About 25 arrested in Moscow New Year's Eve protest

Associated Press
A person dressed up as Ded Moroz (Father Frost)  passes police officers during an unsanctioned rally in downtown  Moscow,  Russia, Monday, Dec. 31, 2012. The Russian opposition protests on the 31st of each month are a nod to the 31st article of the Russian constitution, which guarantees the right of assembly. (AP Photo/Alexander Zemlianichenko)
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MOSCOW (AP) — About 25 people reportedly have been arrested in Moscow on New Year's Eve for trying to hold an unsanctioned protest.

The gathering at Triumphalnaya Square in central Moscow on Monday attracted 50 to 100 people.

Among those arrested was prominent radical writer Eduard Limonov; the Interfax news agency cited activists as saying about 25 people were taken into custody.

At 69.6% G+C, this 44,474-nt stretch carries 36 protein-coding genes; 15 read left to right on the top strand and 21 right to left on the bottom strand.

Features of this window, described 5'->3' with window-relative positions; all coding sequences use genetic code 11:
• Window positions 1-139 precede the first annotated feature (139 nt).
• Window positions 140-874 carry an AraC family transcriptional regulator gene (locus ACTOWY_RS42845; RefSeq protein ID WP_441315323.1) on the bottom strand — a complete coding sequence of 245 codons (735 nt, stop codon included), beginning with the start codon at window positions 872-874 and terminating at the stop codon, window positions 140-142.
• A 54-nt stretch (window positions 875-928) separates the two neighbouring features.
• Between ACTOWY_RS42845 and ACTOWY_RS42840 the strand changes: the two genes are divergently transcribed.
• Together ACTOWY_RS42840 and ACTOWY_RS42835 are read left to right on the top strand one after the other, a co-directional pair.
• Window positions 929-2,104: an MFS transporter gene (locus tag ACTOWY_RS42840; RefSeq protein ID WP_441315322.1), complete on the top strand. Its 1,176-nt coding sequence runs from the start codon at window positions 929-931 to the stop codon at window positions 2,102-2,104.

For about two years, activists have tried to rally on the 31st of each month with that many days, a reference to Article 31 of the Russian constitution that guarantees free assembly. Authorities routinely deny permission for the demonstrations. Limonov's faction has fallen out with other elements of the wave of opposition to President Vladimir Putin that arose last year.

In his New Year's Eve address, Putin made no reference to the protests of the past year, saying only of 2012 that "it was very important to us," according to the ITAR-Tass news agency.

"We believe that we can change the life around us and become better ourselves, that we can become more heedful, compassionate, gracious" he was quoted as saying. Russia's fate "depends on our enthusiasm and labor."

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